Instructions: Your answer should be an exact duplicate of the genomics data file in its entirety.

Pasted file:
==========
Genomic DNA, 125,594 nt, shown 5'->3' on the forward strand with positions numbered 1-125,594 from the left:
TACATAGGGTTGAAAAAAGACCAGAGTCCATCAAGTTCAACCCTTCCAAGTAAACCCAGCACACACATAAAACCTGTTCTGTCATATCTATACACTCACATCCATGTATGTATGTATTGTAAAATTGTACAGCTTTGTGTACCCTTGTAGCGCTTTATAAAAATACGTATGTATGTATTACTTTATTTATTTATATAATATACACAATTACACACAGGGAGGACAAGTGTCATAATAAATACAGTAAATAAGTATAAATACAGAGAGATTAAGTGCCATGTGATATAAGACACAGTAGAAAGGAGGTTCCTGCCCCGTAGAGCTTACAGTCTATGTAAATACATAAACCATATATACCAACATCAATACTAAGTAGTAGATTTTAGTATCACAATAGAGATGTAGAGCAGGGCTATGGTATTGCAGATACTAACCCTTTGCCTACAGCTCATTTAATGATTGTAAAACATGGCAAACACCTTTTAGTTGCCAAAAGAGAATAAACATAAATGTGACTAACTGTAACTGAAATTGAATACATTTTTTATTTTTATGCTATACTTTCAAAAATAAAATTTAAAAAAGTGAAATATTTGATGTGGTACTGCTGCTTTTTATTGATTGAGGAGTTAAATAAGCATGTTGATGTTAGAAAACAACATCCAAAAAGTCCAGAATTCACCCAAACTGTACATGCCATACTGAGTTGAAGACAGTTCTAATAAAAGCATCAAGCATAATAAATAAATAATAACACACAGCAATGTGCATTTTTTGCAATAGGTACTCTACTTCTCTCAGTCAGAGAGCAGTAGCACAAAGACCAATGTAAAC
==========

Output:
Genomic DNA, 125,594 nt, shown 5'->3' on the forward strand with positions numbered 1-125,594 from the left:
TACATAGGGTTGAAAAAAGACCAGAGTCCATCAAGTTCAACCCTTCCAAGTAAACCCAGCACACACATAAAACCTGTTCTGTCATATCTATACACTCACATCCATGTATGTATGTATTGTAAAATTGTACAGCTTTGTGTACCCTTGTAGCGCTTTATAAAAATACGTATGTATGTATTACTTTATTTATTTATATAATATACACAATTACACACAGGGAGGACAAGTGTCATAATAAATACAGTAAATAAGTATAAATACAGAGAGATTAAGTGCCATGTGATATAAGACACAGTAGAAAGGAGGTTCCTGCCCCGTAGAGCTTACAGTCTATGTAAATACATAAACCATATATACCAACATCAATACTAAGTAGTAGATTTTAGTATCACAATAGAGATGTAGAGCAGGGCTATGGTATTGCAGATACTAACCCTTTGCCTACAGCTCATTTAATGATTGTAAAACATGGCAAACACCTTTTAGTTGCCAAAAGAGAATAAACATAAATGTGACTAACTGTAACTGAAATTGAATACATTTTTTATTTTTATGCTATACTTTCAAAAATAAAATTTAAAAAAGTGAAATATTTGATGTGGTACTGCTGCTTTTTATTGATTGAGGAGTTAAATAAGCATGTTGATGTTAGAAAACAACATCCAAAAAGTCCAGAATTCACCCAAACTGTACATGCCATACTGAGTTGAAGACAGTTCTAATAAAAGCATCAAGCATAATAAATAAATAATAACACACAGCAATGTGCATTTTTTGCAATAGGTACTCTACTTCTCTCAGTCAGAGAGCAGTAGCACAAAGACCAATGTAAAC